Awaking in the tent, the crashing waves told of big swell on the coast and the morning view of red bluff was beautiful. We retraced our steps to visit the blowholes further down the coast. Here king waves rush in against the rocks and through the funnels, huge spray of water is ejected vertically. The spray blows far but the sound is incredibly powerful and scary as you draw closer to it! Ricky pointed out it looked beautiful but given the chance it would bring your untimely end, and we figured actually that’s a pretty good description of Australia in general!
Back to Canarvon for a refuel and then pleased to see the back of it we headed once again north.
A short aside off the main highway took us down a dusty track where we were going to attempt to access the beach. Finding it shut we continued on, the fields to either size showing incredible sized termite mounds. Without it being immediately obvious, we crossed the Tropic of Capricorn.
We arrived in Coral Bay, a one street seaside town which had a beautiful friendly family feel to it, simple yet not too outdated. From here you can access the beautiful Ningaloo reef. Finding it very busy we set up our tents in the overflow camping area and found the beach as the afternoon drew in. We had an aptly fishy dinner of prawn curry, the prawns caught on the prawn trawler in Canarvon, a gift from Luigi’s friend, and measuring some incredible sizes. We met friendly families in the park including a winery owner from Margaret River.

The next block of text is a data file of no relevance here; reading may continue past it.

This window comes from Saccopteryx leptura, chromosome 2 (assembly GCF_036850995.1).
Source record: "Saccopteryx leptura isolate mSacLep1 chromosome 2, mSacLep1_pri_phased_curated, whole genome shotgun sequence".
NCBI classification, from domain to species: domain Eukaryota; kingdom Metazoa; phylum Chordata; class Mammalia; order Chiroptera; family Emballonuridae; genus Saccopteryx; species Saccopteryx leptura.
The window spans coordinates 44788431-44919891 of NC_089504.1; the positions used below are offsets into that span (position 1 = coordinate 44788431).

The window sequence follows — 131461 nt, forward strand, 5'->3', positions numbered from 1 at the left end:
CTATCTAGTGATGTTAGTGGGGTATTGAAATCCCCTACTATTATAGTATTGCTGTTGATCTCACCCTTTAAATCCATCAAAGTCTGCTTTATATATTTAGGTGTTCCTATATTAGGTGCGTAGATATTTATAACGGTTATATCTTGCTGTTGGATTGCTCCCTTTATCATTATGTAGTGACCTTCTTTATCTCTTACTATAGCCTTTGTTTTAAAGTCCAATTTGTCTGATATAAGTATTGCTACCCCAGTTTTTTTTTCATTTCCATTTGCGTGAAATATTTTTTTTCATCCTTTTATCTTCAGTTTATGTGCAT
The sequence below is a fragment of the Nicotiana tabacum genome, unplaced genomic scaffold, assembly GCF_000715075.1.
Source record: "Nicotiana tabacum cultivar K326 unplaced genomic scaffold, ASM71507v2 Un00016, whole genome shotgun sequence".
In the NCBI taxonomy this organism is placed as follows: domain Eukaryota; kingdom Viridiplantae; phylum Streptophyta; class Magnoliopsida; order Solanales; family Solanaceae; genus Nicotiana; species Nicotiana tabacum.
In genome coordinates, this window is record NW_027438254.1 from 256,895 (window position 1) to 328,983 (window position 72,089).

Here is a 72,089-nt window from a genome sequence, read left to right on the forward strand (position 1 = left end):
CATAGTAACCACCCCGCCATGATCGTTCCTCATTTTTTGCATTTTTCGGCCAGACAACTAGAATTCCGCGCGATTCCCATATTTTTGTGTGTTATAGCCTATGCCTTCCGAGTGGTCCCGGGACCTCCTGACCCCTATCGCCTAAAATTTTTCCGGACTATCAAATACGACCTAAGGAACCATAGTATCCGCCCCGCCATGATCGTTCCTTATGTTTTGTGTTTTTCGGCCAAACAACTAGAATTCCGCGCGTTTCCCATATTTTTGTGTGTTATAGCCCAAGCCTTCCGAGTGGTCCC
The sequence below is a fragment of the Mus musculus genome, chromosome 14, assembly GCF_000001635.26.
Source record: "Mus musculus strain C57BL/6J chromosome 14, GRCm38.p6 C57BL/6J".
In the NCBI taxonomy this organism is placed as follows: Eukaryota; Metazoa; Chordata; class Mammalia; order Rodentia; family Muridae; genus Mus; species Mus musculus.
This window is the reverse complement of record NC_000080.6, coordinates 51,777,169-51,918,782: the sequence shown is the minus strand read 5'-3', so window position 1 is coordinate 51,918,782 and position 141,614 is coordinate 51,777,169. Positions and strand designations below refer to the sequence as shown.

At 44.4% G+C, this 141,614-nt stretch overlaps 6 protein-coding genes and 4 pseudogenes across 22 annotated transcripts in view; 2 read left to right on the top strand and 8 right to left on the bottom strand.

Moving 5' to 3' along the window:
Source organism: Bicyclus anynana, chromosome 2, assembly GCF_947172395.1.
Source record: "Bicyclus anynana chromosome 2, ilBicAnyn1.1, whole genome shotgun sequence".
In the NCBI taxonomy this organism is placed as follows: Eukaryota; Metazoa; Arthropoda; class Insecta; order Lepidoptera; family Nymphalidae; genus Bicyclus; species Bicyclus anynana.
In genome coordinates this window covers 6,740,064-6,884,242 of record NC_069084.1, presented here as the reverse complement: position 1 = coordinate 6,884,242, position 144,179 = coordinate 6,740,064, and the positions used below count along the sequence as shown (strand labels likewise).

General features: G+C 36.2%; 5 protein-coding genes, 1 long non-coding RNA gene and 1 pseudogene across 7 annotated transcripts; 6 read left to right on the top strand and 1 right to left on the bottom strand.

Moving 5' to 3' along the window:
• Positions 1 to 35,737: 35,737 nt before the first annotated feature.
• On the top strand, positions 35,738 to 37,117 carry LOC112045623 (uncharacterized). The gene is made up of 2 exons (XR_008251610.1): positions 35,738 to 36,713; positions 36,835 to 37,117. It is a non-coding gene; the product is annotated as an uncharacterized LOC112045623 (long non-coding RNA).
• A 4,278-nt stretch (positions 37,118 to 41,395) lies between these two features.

Day 391 – Coral Bay to Exmouth
I woke early, excited for my day ahead. I was going out on a boat to dive and snorkel with manta rays. I said goodbye to the others who were snorkelling closer to the shore and got measured up at the dive shop. Ready to go, about 20 of us got on the boat, 4 divers. The first site was Lotties Lagoon, full of hard corals in greens and browns but with beautiful marine life. Almost immediately we saw a green turtle, then 3 or 4 blue spotted sting rays burying and busying themselves in the sand. An octopus was an unexpected highlight as well as a bent pipefish, frog fish and a beautiful nudie branch.